The NFL heads into the legal-tampering period before swinging the gates of free agency fully open Wednesday, yet it's hard to shake free of the idea trades run the show.
We mostly have the Cleveland Browns to thank for the chaotic run-up to free agency, as the team acquired guys like Jarvis Landry, Damarious Randall, Tyrod Taylor and others, not to mention shipped away guys like Danny Shelton and DeShone Kizer. Given the wealth of trades, it's almost easy to forget Michael Bennett went from the Seattle Seahawks to Philadelphia Eagles too.
Clearly, the onset of free agency doesn't mean trades are off the table. This is especially the case when one sees some of the biggest names left making the rounds on the rumor mill.
It's not often a starting-caliber tackle makes it to the trade block or free agency, which is a nice way of saying Buffalo Bills tackle Cordy Glenn has at least one issue delaying a potential trade.
Glenn, 28, is a quality starter when healthy, but there is the problem—the 2012 second-round pick suffered a foot injury last season and only appeared in six games. Known for his footwork on the edge, an injury like this for a guy who checks in around the 345-pound mark is a scary problem. So too is a $14.5 million cap hit in 2018, before a potential out.
Those factors combined make it obvious the front office in Buffalo would listen to offers, according to CBSSports.com's Jason La Canfora: "The Bills remain open to a Cordy Glenn trade, though they have not been operating as if they have to make that trade."
If it sounds like the Bills sit in a position of luxury on this one, they do thanks to Dion Dawkins' emergence last year. The idea of unloading Glenn's contract while getting back assets isn't terrible for a team figuring to start over under center after moving Taylor.
But again, Glenn's contract and the unknown extent of his injury (he should be ready by OTAs, per Chris Brown of the team's website) make the upside a serious gamble. The upshot is an immediate starter at left tackle during a serious downtime for the position around the league, so this situation could be one that drags out until draft day.
For those teams looking for a little less risk when searching out help in the offensive trenches, the Miami Dolphins might have what they seek in the form of Ja'Wuan James.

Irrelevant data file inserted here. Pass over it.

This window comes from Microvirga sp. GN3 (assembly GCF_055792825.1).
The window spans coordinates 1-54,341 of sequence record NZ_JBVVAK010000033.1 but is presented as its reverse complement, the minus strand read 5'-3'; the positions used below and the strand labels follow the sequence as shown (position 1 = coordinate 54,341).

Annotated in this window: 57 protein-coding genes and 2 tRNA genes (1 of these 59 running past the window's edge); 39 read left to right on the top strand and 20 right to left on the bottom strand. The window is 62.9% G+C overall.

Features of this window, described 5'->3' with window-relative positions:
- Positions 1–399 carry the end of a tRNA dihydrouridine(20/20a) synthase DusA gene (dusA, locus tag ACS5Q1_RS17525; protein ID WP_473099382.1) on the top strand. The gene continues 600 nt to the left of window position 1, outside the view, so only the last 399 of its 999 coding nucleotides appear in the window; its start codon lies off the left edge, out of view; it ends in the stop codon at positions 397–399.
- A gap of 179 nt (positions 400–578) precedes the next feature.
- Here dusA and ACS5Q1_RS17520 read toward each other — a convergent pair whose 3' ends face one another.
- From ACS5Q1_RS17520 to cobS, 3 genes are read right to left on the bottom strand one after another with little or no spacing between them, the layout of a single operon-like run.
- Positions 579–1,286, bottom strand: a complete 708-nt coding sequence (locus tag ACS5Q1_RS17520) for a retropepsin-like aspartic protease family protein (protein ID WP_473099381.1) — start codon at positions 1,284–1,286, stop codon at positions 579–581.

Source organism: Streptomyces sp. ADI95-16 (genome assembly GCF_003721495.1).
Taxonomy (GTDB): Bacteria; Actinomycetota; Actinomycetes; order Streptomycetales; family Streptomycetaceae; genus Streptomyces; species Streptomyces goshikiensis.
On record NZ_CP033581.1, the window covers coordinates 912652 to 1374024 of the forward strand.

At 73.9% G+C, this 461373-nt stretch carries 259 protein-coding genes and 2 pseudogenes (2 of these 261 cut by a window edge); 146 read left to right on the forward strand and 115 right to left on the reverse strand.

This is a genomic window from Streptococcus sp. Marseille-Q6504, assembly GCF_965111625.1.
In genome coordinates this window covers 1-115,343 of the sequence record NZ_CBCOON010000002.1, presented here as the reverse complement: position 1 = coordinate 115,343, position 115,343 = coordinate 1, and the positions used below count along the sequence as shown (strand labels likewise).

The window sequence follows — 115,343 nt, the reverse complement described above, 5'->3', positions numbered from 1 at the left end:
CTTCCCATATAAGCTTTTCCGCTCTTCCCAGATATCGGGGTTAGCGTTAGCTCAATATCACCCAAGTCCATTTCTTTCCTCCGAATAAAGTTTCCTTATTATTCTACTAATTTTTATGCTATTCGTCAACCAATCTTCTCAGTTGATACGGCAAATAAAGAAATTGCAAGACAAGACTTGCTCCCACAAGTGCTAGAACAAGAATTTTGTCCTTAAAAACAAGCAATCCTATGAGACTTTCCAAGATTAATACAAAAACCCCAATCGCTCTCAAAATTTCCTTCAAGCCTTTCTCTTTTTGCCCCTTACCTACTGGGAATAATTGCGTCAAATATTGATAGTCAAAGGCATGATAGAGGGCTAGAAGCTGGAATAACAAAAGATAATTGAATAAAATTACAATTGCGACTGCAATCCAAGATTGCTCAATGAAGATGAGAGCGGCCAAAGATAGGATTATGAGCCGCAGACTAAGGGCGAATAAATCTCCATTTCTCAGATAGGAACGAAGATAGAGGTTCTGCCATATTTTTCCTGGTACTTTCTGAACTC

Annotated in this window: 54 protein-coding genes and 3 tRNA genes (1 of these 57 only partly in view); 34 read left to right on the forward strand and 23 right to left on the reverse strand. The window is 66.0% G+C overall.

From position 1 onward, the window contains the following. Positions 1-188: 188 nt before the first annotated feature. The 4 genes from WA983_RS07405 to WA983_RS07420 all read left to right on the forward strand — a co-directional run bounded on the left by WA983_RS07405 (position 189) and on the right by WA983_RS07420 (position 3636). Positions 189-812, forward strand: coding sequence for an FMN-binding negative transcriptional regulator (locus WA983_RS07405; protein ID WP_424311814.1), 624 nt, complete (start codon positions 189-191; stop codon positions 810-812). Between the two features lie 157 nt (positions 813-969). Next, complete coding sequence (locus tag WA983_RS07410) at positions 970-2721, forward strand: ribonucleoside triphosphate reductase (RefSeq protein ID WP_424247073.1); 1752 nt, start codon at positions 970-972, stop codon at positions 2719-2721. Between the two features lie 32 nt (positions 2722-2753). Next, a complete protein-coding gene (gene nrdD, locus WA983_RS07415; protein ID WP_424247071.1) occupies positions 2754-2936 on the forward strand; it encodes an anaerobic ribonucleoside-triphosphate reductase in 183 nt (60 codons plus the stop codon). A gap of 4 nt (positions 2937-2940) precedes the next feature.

James is only 25 and entering the fifth year of his rookie deal, so while it carries a cap hit of $9.3 million, the upside is he should be motivated to post a strong year.
According to Omar Kelly of the Sun Sentinel, the Dolphins have James firmly on the trade block: "Ja'Wuan James, the team's 2014 first-round pick, is being shopped to teams seeking offensive line help and could be moved before the start of free agency on Wednesday, according to a league source."
While he had injury problems as well last year, missing eight games, James is a 47-game starter at right tackle who held up well when on the field. Miami is simply willing to let him walk because of a shoddy cap situation, hence the Landry trade.
For teams looking to do a deal, James is a rarity—quality offensive tackles on either side of the line are hard to find because of the college game's evolution and the reduction of practice time at the pro level, to name a few factors.
James has shown he can hold down the right side of the line, and for some, it's easier to eat the cap hit after a trade than risk splurging on a mediocre free-agent class or taking a risk on waiting for a rookie to develop.
We are at a funny point in the NFL timeline because like offensive tackle, safety is a premium position teams don't often address well because options are limited.
Yet here we are, with the Seahawks at least listening to offers on Earl Thomas.
Besides the Bennett deal, the Seahawks have gone into full-on purge mode in their defensive secondary, losing Richard Sherman and Jeremy Lane before the market opens. Yet it's still strange to hear they will listen to offers on Thomas, according to NFL Network's Mike Garafolo:
This followed a similar report from NFL.com's Michael Silver (h/t his colleague Chris Wesseling), though the report includes the word "overwhelm."
In other words, the Seahawks want the best offers a team can produce—and why not? Thomas is 28 and in the final year of his deal, representing a $10.4 million chunk of cap space to boot. He's still solid, so the trade value is there, and dealing him would remove the headache of a potential holdout, which he's hinted at.
The obvious dynamic at play here, though, is the idea teams understand the situation brewing between Thomas and the Seahawks. At worst, he will hit free agency in a year and still demand a gigantic deal on the open market, so there are bound to be a few patient teams willing to let this play out while avoiding giving up major assets via a trade.
Then again, most would have agreed it would be weird to see Sherman wearing a different jersey—now he's suiting up for the rival San Francisco 49ers. Like the Browns, the Seahawks have a way of stunning the world, with Thomas on deck next as a possible surprise.
Cap information according to Spotrac.